12. “Houses” have had base in the form of trapezium with tent-like wooden construction above it. In the central part of the house was hearth with the place for sacred figurines. What it is fascinating is that heat from the hearth was spreading equally by the floor thanks to the material and way of building. So it seems they had one of the eldest (if not the eldest) floor heating 🙂

13. Life in Lepenski Vir died out 4500 BC when its inhabitants moved in search of bigger arable lands.

This was the story about my prehistoric “compatriots”. I hope you liked it.

Happy T13!

P.S. If you’d like to leave your comment please scroll up and click “Comments” under the title of this TT (and above TT photo with newspaper and coffee). The one which is above this entire post is for the book and not TT. Thanks!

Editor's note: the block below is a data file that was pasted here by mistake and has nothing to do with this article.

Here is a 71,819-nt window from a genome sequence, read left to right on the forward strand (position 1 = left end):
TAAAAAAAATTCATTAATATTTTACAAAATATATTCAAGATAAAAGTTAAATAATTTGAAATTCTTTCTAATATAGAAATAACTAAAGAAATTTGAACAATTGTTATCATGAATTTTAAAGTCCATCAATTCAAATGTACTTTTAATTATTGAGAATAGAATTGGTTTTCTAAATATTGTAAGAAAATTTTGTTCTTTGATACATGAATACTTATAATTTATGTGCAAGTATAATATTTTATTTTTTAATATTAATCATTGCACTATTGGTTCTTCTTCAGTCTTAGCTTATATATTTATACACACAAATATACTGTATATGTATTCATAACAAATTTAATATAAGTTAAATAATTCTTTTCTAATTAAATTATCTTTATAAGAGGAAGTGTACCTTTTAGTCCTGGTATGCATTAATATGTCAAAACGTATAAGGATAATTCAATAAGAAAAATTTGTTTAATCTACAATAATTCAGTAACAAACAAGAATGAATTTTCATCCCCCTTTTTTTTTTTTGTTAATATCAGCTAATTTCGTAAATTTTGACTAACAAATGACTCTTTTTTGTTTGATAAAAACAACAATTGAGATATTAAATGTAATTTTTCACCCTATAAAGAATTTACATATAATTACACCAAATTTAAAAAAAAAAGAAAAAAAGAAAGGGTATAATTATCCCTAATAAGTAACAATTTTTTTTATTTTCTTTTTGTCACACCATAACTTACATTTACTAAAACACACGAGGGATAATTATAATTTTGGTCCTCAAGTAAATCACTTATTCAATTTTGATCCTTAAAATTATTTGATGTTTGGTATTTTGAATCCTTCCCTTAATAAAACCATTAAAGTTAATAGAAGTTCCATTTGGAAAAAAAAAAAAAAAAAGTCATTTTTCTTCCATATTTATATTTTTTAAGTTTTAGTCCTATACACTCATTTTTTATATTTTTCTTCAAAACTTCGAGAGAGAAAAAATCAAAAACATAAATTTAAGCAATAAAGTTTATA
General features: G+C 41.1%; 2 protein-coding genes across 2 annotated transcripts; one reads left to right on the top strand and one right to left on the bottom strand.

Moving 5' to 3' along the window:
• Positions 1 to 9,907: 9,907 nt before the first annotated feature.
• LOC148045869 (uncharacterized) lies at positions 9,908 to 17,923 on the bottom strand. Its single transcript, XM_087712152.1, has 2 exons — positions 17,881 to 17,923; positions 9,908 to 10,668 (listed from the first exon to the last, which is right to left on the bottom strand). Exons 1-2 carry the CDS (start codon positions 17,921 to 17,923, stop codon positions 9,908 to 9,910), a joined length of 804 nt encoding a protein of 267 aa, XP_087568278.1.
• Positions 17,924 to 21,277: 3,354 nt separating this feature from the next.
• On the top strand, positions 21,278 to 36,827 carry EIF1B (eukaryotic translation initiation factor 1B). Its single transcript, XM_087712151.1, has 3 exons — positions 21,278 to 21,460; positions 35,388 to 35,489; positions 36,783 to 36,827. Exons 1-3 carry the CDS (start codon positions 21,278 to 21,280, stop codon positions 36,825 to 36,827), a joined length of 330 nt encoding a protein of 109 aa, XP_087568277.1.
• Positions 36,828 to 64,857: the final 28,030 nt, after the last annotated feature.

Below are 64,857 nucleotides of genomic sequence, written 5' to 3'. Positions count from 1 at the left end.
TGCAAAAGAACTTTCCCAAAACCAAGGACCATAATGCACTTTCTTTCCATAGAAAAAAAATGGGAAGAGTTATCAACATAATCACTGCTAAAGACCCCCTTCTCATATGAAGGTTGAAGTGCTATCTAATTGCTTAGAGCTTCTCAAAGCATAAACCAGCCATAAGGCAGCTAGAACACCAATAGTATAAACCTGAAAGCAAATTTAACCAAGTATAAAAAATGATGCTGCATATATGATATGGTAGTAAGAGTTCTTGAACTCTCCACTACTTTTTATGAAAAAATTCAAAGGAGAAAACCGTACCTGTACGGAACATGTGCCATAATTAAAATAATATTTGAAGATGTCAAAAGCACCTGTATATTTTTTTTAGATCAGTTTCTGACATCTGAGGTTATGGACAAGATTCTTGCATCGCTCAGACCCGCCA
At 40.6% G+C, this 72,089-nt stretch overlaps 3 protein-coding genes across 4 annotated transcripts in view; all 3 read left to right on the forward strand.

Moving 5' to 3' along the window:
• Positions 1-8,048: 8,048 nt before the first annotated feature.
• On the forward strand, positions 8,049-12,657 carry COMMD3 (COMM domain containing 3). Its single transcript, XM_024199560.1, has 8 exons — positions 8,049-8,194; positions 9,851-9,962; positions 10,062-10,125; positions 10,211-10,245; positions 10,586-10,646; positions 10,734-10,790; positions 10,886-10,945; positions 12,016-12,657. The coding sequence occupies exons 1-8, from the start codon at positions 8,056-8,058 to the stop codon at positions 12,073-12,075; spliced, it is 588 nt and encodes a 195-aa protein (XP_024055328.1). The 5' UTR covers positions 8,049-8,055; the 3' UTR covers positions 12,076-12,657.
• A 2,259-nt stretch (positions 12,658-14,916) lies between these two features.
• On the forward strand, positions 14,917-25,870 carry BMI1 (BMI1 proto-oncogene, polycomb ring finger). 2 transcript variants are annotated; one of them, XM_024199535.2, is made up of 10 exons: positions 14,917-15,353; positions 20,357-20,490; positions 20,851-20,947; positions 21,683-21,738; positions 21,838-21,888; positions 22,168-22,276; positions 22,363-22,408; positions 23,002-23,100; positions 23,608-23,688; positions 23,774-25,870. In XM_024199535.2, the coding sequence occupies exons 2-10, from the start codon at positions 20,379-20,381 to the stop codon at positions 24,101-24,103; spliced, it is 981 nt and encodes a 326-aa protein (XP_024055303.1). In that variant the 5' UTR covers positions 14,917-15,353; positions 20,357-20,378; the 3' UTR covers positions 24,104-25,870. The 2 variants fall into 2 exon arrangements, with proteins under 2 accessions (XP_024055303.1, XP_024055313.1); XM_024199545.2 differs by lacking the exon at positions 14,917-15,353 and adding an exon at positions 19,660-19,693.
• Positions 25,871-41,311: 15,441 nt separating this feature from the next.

The Inheritance of Loss
Kiran Desai

Inheritance of loss“Kiran Desai is a terrific writer” are the words of Salman Rushdie and indeed this can be seen from the opening paragraph of her second novel:

“All day, the colors had been those of dusk, mist moving like a water creature across the great flanks of mountains possessed of ocean shadows and depths. Briefly visible above the vapor, Kachenjunga was a far peak whittled out of ice, gathering the last of the light, a plume of snow blown high by the storms at its summit.”

And this, almost liquid style is something which will carry you on one melancholic and funny and sad and (for me quite) educational journey. You just have to relax and let the stream to carries you away. I must say I did use dictionary a lot (in her river you’ll find beautiful and rare pebbles) and in spite the fact I could understood from the context it would be really such a shame not put little more effort and I was richly awarded. (of course this is something which we from non English world sometimes have to do)